Scorcese’s “Shutter Island” is Disappointment City
Dan Culberson | Feb 26, 2010
Shutter Island is the fourth collaboration between director Martin Scorsese and Leonardo DiCaprio and to say that it is a disappointment would be an understatement.
The film contains too many elements from previous films that appear to be obvious rip-offs, it wants to be surprising and shocking but instead is just confusing, and the ending is so bad that it makes you want to get up and leave, except that the audience is already doing that.
In addition, there are too many scenes that are nothing more than just exposition designed to fill in the holes for the audience.
DiCaprio plays U.S. Marshall Teddy Daniels, the time is 1954, and the place is Ashecliffe Hospital on Shutter Island, an institution for the criminally insane on one of the islands in Boston Harbor.
Daniels is there with his brand-new partner, Chuck Aule, played by Mark Ruffalo, and they are investigating the disappearance of a female patient, Rachel Solando, who is there because she killed her three children, but believes that they are still alive.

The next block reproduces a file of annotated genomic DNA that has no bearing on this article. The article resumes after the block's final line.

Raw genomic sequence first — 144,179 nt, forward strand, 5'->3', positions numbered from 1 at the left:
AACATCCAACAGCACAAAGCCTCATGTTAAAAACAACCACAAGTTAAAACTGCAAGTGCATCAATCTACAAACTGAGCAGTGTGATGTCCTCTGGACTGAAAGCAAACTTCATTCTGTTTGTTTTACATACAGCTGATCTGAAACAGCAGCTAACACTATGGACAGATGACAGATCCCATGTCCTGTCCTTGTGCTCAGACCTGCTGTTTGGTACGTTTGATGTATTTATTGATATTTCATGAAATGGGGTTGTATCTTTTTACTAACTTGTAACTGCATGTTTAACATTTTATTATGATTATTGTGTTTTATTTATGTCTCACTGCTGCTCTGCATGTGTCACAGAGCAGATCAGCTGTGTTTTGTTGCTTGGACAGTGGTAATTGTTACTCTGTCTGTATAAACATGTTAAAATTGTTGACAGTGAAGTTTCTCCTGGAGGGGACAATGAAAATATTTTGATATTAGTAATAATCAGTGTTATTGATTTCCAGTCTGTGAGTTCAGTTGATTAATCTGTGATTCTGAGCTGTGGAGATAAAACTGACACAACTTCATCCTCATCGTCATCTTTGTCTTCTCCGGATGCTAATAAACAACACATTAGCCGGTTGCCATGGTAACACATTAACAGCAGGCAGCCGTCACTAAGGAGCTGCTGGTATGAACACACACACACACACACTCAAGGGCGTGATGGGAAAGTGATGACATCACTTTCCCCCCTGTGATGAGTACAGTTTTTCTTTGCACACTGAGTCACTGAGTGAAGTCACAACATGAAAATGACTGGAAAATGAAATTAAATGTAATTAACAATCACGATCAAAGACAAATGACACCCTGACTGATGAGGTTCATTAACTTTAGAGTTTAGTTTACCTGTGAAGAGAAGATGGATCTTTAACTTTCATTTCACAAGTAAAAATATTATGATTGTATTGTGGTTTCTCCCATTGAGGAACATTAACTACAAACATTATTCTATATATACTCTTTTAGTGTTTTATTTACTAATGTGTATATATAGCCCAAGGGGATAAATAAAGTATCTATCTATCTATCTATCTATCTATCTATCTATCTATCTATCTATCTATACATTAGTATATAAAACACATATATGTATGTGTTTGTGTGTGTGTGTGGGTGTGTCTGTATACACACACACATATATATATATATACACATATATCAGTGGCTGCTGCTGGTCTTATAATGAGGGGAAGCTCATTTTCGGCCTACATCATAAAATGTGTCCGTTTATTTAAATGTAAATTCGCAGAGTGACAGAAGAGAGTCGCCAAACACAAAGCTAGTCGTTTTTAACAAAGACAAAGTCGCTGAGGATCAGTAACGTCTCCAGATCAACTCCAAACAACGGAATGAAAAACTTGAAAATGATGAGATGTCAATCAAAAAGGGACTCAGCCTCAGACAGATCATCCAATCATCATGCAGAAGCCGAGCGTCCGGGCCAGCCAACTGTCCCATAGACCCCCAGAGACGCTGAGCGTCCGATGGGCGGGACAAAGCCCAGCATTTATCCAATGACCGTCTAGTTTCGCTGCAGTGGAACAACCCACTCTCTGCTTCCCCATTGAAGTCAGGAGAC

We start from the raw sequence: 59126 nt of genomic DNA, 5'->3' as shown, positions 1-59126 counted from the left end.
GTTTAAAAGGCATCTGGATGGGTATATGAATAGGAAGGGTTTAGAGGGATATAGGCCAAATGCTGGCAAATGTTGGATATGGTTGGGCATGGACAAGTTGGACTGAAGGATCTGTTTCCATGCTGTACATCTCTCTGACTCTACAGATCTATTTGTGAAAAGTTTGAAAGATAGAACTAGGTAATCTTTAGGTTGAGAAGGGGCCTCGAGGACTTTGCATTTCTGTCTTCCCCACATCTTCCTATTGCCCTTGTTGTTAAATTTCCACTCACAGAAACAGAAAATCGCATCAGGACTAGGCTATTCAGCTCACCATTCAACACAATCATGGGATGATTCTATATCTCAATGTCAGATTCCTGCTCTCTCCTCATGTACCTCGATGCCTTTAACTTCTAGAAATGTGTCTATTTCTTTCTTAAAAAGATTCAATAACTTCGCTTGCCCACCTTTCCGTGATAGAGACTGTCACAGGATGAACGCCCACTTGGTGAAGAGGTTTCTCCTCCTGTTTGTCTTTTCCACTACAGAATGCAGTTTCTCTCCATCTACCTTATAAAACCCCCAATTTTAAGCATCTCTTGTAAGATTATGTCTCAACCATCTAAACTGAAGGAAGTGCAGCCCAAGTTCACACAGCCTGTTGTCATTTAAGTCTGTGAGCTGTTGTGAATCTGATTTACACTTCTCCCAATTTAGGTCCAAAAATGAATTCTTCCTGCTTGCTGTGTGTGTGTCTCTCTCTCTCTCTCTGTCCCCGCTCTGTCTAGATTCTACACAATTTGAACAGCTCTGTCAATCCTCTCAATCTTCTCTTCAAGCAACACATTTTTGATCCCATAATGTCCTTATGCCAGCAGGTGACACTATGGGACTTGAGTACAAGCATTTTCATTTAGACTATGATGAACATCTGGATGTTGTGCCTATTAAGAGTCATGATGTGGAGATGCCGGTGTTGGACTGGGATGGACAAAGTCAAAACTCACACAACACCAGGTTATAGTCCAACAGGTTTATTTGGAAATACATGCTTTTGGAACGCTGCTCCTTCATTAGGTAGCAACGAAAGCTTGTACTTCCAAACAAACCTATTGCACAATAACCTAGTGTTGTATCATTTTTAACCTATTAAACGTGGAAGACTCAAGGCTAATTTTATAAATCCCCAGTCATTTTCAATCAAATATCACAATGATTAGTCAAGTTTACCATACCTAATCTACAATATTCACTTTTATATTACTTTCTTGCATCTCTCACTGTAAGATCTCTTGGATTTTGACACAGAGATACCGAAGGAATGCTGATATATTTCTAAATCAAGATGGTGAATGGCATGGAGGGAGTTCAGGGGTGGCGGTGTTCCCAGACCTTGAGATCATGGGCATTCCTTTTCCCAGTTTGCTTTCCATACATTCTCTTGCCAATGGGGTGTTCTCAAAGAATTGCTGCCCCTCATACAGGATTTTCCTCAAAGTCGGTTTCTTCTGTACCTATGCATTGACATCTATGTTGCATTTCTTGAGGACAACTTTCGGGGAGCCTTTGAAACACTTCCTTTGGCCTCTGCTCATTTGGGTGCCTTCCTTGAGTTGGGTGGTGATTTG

As he starts his investigation, Daniels remarks that the inmates appear as if they are all on edge, and he is told, “Right now, Marshall, we all are.”
He is also corrected that the people there are patients, not inmates, by Dr. Cawley, played by Ben Kingsley.
The island is 11 miles from the nearest land, the dock is the only way off or on the island, Rachel has no shoes, and it is as if she evaporated from a locked cell with bars on the window.
And then there is a storm coming up that will turn into a hurricane.
If all this weren’t enough for Daniels to deal with, he starts to have flashbacks to his experience in World War II when he helped liberate a concentration camp, and he also begins to have dreams and visions of his dead wife, Dolores.
Daniels has an ulterior motive for requesting this case, because he suspects that the man who killed his wife is also a patient in the asylum.
Watching this movie can lead you to these conclusions: Scorsese does surrealism, Scorsese does melodramatics, Scorsese doesn’t do shock or suspense, Scorsese doesn’t do surprise endings, Scorsese does do overindulgence — no, make that self-overindulgence — and finally Scorsese doesn’t do Hitchcock.
Shutter Island is Disappointment City.
I’m Dan Culberson and this is “Hotshots.”